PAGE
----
1. Visual C++ Smart pointer classes

With the release of Microsoft Visual C++ version 6 there is now "built-in" COM support. A template class called _com_ptr_t encapsulates an interface pointer and silently handles calls to QueryInterface, AddRef, and Release. These smart pointers can be created with a Microsoft provided macro, _COM_SMARTPTR_TYPEDEF, creating classes named after the interface with the suffix Ptr. In addition, Visual C++ can wrap COM interfaces with classes that provide a number of features that enhance the readability and use of the underlying COM classes. They simulate properties, provide bracket operators for Item methods, return arguments marked as retval in the type library as actual return values, and change error return codes into C++ exceptions. You can easily generate these wrapper classes for an application by importing a type library. For the PI-SDK this looks like

#import "PISDK.dll"

This statement generates files during the build, which contain the wrapper class implementations encapsulated with a smart pointer template. This is discussed in more detail in the C++ code tutorial in this document.

In addition to making it easier to instantiate and call COM interface methods and properties, the wrapper classes handle COM errors differently. (Note this type of error handling is also used in the _bstr_t and _variant_t classes). These classes call a routine called _com_raise_error, which takes an HRESULT and an IErrorInfo pointer, and constructs a type called _com_error that is then thrown as an exception. The _com_error type is defined in the file comdef.h. The class definition shows accessor functions for the encapsulated information, in particular:

Error() returns the HRESULT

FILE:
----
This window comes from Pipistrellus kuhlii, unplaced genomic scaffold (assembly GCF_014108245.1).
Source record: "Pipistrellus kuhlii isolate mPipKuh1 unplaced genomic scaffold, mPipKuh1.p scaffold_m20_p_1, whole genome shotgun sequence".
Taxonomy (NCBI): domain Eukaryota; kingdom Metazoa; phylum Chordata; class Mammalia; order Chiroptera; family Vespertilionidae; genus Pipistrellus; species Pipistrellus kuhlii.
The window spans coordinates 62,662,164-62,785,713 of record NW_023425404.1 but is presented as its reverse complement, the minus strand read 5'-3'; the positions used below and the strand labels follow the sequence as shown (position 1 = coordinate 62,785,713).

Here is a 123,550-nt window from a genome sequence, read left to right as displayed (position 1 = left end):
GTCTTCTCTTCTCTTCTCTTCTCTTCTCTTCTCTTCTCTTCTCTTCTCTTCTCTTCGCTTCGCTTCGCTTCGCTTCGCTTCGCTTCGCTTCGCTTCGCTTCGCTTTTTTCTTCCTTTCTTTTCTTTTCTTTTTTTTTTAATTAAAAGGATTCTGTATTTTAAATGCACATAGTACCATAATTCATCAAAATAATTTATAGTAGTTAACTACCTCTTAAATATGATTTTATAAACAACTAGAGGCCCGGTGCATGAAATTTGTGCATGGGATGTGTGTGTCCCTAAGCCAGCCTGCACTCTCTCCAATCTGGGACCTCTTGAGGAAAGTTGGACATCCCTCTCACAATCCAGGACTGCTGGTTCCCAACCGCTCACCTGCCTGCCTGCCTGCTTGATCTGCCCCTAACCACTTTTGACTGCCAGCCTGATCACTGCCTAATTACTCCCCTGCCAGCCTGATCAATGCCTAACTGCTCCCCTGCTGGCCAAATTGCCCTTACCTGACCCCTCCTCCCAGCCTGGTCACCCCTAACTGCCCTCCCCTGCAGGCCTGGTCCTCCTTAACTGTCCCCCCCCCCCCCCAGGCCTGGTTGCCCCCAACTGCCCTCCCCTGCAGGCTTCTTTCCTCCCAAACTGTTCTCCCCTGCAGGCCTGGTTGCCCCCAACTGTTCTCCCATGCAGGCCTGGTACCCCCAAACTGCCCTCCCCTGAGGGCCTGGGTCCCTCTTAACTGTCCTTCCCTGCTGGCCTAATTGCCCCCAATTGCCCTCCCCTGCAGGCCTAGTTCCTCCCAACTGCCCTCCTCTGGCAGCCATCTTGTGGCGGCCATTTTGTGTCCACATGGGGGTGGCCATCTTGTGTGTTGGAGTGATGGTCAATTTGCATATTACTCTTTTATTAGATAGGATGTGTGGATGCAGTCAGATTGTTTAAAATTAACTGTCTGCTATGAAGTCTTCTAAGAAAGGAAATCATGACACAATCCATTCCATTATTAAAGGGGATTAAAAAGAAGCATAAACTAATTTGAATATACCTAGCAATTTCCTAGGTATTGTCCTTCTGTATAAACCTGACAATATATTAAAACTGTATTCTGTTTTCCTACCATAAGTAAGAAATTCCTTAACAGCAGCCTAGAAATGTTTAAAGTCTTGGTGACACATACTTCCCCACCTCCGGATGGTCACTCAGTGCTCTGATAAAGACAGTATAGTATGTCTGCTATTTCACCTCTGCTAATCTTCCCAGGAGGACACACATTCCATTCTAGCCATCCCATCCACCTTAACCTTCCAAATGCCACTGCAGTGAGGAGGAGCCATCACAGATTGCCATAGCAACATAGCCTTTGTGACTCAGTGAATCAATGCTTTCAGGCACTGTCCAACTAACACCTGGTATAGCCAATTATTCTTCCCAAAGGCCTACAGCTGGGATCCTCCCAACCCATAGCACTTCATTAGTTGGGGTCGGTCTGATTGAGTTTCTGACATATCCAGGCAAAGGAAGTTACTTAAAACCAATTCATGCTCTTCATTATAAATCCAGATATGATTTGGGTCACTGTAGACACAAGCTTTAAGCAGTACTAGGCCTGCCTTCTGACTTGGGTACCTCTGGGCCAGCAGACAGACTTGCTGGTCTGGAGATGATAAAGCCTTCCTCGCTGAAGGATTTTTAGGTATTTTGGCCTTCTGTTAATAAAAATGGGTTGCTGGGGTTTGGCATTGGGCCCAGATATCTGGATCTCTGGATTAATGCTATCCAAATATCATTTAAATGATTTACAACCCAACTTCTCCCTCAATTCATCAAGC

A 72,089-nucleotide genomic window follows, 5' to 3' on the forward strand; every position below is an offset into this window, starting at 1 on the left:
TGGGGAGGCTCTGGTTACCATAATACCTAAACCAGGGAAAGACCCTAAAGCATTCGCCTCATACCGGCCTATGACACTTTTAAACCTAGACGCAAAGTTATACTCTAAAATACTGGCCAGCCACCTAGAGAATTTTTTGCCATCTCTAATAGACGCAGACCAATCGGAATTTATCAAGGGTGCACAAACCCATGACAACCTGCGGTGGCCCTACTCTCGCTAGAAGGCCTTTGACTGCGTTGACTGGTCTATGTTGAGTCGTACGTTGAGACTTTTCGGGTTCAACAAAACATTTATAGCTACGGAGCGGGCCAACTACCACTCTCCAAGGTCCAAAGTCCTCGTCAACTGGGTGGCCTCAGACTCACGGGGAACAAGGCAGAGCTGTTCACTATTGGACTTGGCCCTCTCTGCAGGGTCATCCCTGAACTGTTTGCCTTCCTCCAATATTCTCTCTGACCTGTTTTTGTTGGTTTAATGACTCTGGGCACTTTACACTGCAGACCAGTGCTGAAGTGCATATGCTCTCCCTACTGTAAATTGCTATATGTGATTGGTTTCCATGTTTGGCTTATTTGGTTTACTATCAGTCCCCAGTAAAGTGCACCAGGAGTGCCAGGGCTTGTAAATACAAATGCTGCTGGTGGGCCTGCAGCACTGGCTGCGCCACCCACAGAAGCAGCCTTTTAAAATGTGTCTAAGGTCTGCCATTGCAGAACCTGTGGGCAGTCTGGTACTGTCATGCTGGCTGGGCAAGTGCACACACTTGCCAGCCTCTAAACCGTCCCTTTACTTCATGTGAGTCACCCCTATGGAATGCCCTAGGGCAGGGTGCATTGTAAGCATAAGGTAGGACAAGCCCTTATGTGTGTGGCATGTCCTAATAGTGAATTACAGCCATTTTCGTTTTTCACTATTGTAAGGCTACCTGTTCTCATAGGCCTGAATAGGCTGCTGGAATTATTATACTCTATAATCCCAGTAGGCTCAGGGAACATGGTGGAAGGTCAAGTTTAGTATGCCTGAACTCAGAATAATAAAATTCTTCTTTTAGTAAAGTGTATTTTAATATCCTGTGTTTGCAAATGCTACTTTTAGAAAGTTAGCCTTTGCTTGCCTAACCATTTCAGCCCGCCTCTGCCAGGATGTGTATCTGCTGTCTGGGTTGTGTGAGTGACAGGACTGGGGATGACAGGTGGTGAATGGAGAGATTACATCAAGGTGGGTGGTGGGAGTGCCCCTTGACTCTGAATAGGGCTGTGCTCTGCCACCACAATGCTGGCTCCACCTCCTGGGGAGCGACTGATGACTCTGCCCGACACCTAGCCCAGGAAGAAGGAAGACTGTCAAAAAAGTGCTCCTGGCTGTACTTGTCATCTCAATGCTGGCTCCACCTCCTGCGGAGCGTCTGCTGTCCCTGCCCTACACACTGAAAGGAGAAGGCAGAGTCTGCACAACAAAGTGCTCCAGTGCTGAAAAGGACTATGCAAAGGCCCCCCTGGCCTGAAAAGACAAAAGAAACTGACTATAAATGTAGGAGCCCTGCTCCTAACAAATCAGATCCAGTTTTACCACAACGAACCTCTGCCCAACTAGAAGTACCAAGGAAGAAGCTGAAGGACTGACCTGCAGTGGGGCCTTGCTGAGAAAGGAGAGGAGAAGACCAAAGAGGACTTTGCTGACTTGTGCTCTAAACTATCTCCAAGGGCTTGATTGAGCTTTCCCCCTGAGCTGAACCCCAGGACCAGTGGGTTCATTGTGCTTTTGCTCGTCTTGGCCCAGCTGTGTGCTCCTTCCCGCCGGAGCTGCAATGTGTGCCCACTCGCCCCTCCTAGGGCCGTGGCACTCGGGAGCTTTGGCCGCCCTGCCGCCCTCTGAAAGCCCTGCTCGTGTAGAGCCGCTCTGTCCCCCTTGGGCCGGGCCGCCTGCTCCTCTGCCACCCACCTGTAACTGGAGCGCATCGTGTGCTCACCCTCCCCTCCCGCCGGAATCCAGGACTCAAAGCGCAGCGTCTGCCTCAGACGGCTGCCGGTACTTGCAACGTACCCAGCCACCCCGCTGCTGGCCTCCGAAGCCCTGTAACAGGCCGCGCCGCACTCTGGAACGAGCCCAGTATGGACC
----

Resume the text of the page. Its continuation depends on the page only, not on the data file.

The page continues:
Description() returns the descriptive string

You can also retrieve the other portions of the IErrorInfo interface if they have been set, including a help context, a help file, and a source string.

This in effect turns a calling convention, which always specifies errors in the return value, to one that uses C++ exception handling. The following bit of code assumes that the #import has been performed, making the xxxPtr classes available.

void GetTagDescriptor(_bstr_t bServer, _bstr_t bTagName,

_variant_t & vDesc)

{

try

{

// navigate through the PISDK

IPISDKPtr pSDK(__uuidof(PISDK));

ServersPtr pServs = pSDK->GetServers();

ServerPtr pServ = pServs->GetItem(bServer);

PIPointsPtr pPts = pServ->GetPIPoints();

PIPointPtr pPt = pPts->GetItem(bTagName);

PointAttributesPtr pAtts = pPt->GetPointAttributes();

PointAttributePtr pDesc =

pAtts->GetItem(_bstr_t("descriptor"));

vDesc = pDesc->GetValue();

}

// Check for errors thrown by smart pointers

catch(_com_error e)

{

tprintf(_T("Error %x occurred. Message was %s\n"),

e.Error(), (char *)e.Description());

}

// Check for non COM errors being thrown

catch(...)

{

_tprintf(_T("Non-COM error"));

}

}

In the code above we create a smart pointer to the PISDK interface wrapper using a constructor of the smart pointer class. We then declare a smart pointer to a Servers interface wrapper and assign it the interface returned from the PI-SDK Server property. Similar calls are made to walk down the hierarchy and discover the PIPoint's descriptor. If any failures occur, execution is transferred to the catch statement and the error is handled. If it was desirable to propagate the error upwards it could be thrown again from within the catch. The catch with the ellipsis is provided to catch non- COM exceptions that might be thrown by the operating system.

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